Earlier this month, I saw an article about the Jonea Rogers case authored by Kathleen Russell from the Center for Judicial Excellence. After reading this article, I wondered what type of professional credentials Ms. Kathleen Russell had to write such a one-sided and bias article since I once followed the Jonea Rogers underground case. Apparently, Ms.Kathleen Russell is a political activist and has a degree in psychology. She does not have any professional experience in Family Law, Criminal Law, Child Custody, Child Protective Services or Medicine.
I personally believe Ms. Russell got this story wrong and so I wrote my version of her story….I’ll also say that I’m not qualifed to render any opinion about the audit or the family law courts. As you’ve probably heard before, legal system sometimes works and other times doesn’t. But in this case, In think Ms. Rogers is lucky not to still be in prison and I’m just glad she’s not the mother of my children.
Brian Smith’s Version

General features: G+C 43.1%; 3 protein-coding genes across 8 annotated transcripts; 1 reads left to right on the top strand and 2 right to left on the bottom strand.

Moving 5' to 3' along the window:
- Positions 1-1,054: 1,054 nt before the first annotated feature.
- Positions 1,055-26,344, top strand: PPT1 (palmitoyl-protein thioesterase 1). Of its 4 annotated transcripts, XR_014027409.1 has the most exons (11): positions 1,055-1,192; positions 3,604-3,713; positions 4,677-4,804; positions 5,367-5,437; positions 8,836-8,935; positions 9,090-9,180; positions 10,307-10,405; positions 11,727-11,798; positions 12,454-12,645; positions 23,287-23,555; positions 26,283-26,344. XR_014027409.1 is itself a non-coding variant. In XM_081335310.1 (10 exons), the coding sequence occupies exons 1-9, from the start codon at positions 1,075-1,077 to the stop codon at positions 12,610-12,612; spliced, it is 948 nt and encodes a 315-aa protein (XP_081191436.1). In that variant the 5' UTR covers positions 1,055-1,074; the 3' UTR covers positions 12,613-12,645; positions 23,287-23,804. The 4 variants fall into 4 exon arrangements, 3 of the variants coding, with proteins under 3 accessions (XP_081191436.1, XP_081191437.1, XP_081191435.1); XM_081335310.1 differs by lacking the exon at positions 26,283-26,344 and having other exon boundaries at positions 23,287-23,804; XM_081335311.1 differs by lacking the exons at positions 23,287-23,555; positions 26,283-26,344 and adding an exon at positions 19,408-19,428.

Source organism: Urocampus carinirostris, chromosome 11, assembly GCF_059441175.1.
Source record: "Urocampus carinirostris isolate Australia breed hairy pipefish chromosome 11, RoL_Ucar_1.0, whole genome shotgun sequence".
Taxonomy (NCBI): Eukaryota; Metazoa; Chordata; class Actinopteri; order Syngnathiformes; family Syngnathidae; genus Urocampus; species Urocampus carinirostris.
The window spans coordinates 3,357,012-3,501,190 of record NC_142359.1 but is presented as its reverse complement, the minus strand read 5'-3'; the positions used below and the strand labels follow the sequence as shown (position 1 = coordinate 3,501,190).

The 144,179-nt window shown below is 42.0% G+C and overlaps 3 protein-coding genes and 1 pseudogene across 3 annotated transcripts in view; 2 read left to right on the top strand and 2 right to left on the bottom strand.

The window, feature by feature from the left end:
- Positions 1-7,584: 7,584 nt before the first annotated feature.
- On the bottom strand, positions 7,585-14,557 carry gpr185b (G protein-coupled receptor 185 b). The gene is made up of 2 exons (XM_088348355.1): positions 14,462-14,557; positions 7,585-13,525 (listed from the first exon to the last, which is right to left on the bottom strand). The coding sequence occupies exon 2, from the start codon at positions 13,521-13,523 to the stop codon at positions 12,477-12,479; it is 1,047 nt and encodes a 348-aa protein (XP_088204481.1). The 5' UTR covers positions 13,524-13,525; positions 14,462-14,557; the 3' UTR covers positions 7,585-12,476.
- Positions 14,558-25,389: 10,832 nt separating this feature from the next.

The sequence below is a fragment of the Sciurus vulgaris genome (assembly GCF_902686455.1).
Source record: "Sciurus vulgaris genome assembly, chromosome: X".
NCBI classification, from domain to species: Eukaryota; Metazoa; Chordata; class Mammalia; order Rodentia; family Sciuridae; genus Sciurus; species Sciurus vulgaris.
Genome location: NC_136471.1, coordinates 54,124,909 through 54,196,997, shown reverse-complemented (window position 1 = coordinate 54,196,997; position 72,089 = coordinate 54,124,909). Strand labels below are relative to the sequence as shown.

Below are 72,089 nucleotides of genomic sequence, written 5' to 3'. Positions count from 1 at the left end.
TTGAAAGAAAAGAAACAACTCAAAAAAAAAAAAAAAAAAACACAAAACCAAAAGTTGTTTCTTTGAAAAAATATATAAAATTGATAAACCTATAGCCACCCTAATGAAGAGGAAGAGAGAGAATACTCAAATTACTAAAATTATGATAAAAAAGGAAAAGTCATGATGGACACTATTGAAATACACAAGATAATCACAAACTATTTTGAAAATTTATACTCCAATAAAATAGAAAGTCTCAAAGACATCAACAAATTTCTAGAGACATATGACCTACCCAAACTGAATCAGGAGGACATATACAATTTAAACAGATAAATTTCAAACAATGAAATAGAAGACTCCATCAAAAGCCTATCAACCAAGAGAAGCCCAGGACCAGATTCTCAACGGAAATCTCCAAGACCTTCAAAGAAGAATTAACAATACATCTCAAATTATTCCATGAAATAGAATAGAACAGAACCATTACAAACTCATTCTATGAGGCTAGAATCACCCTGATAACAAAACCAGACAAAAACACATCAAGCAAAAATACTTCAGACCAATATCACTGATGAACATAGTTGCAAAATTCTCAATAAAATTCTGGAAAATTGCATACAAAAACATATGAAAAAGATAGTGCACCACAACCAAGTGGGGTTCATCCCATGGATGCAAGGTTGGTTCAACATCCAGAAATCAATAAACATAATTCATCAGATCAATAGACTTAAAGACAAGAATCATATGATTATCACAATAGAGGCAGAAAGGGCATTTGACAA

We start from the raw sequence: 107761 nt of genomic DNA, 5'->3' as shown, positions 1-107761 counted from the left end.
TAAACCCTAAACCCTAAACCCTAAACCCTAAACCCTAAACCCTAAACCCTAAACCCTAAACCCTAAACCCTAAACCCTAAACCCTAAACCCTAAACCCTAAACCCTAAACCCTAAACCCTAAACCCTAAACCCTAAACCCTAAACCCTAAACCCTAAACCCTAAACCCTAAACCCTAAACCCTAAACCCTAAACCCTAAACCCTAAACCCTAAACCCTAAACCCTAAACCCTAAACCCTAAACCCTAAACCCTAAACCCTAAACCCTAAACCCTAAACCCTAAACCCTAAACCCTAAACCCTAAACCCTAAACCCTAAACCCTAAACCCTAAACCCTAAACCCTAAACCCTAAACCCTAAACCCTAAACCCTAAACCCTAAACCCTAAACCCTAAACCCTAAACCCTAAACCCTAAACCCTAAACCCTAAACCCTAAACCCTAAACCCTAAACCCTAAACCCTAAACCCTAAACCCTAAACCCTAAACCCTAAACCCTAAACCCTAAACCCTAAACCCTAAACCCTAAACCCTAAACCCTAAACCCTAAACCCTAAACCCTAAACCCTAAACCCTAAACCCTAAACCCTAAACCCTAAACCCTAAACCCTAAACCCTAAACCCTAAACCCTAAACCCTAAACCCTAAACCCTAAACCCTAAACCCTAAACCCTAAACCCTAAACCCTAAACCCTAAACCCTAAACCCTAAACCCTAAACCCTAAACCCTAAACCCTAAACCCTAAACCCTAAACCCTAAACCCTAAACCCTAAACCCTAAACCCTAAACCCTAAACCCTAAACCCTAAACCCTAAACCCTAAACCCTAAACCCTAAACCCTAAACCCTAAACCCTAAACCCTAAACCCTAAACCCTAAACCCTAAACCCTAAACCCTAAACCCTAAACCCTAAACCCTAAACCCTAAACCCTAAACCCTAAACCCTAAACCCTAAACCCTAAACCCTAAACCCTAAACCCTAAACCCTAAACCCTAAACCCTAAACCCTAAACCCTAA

Children of the Underground Watch Newsletter
When a parent kidnaps his or her own child, our criminal justice system juries are supposed to step in and safeguard the victim parent and the victim child.
Can you imagine what a tragedy if your child was kidnapped by your former spouse and the courts did not send the kidnapper to prison? The real abuser in these parental kidnapping cases is the parental kidnapper!
Actually, according to the U.S. Department of Justice, there are 300,000 to 400,000 parental kidnappings each year in the United States.
The fact this type of scandal is taking place in the American justice system defies the imagination. Never has the U.S. seen this level of institutional harm inflicted on innocent children.